The Bestselling Author
      https://thebestsellingauthor.com
      Literary Agent Undercover
      https://literary-agents.com

      Reply
  4. BOB BOOKER

    I was with the Morris Office in NY for a number of years (in fact my office BOB BOOKER PRODUCTIONS, INC. was across the street (55th) from you then. Moved to L.A. remained with WMA for years, went to Gersh, then Bernie Brillstein (deceased) would like to return to WMA in CA. My TV credits with WGA more than 300 prime-time network credits, 5 books, 22 Comedy Albums, 4 Grammies, 2 Emmys, 2 Library of Congress Awards, & I have a new book ready for print. BOB BOOKER 831-521-9465

    Reply
    • Literary Agent News

      Hi Bob,

      Nice to meet you, and impressive background. How can I help? Seems like you might be looking for an agent for your new book. If that’s the case, you might find the following helpful:

      How to Get a Literary Agent (NEW 15-Part Guide)
      https://getaliteraryagent.com/how-to-get-a-literary-agent/

      Literary Agent Database (Directory of Literary Agents)
      https://getaliteraryagent.com/literary-agent-database/

      Lastly…

      If you want/need help with anything else, you can post on my new “Ask a Literary Agent” page at https://getaliteraryagent.com/ask-a-literary-agent/. I’ll always do what I can to point you in the right direction. And, on that same page, you’ll find my answers to the questions authors ask me most.

      All my best,

      – Mark

      Mark Malatesta
      https://markmalatesta.com
      The Bestselling Author
      https://thebestsellingauthor.com
      Literary Agent Undercover
      https://literary-agents.com

      Reply
  5. james meadows

    I have an incredible true story to tell. During the past 12 years my book has been published twice, printed twice, and I’ve now lost about $3000.
    Therefore, obviously I need a literary agent who is honest, and I have no clue where to find one. Suggestions?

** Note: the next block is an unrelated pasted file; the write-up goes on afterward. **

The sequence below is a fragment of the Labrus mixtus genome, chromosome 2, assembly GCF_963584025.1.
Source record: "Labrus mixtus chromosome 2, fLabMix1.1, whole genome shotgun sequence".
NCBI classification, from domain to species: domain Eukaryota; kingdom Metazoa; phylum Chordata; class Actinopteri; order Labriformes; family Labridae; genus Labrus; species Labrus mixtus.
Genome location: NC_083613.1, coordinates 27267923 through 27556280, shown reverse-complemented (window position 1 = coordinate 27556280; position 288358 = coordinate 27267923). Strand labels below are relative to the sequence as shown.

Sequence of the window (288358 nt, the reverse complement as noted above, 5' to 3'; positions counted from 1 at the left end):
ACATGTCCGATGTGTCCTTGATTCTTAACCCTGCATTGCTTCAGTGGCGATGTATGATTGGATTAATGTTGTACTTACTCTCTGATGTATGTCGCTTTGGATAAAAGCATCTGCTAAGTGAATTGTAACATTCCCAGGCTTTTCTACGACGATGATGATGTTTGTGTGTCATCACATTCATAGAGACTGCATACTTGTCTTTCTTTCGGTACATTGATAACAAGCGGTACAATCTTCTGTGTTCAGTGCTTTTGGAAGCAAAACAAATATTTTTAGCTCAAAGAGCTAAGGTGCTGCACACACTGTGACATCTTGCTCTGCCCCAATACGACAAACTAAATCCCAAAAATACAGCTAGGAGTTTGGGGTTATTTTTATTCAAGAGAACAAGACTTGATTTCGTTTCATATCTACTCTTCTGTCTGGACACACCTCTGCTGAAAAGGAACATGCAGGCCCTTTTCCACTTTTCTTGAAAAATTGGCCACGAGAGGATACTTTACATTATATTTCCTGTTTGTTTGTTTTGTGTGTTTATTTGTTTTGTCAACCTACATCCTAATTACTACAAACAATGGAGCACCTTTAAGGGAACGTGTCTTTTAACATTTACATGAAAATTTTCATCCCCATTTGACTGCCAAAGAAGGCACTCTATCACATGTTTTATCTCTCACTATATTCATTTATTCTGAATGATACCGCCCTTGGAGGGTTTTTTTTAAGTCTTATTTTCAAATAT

Reply
    • Literary Agent News

      Hi James,

      Here are some links you’ll find helpful:

      How to Get a Literary Agent (15-Part Guide)
      https://getaliteraryagent.com/how-to-get-a-literary-agent/

      Literary Agent Database (Directory of Literary Agents)
      https://getaliteraryagent.com/literary-agent-database/

      And..

      If you want/need help with anything else, you can post on my “Ask a Literary Agent” page at https://getaliteraryagent.com/ask-a-literary-agent/. I’ll do what I can to point you in the right direction. And, on that same page, you’ll find my answers to the questions authors ask me most.

      All my best,

      – Mark

      Mark Malatesta
      https://markmalatesta.com
      The Bestselling Author
      https://thebestsellingauthor.com
      Literary Agent Undercover
      https://literary-agents.com

      Reply
  6. Pamela

    Will a Literary Agent help get my books on bookstore book shelves?

    Reply
    • Literary Agent News

      Hi Pamela,

      Yes, if you get a literary agent and your book agent is able to sell your book a well-known publisher, your book will end up in bookstores.

      If you want more information about how to get a literary agent, here are some links you’ll likely find helpful:

      How to Get a Literary Agent (15-Part Guide)
      https://getaliteraryagent.com/how-to-get-a-literary-agent/

      Literary Agent Database (Directory of Literary Agents)
      https://getaliteraryagent.com/literary-agent-database/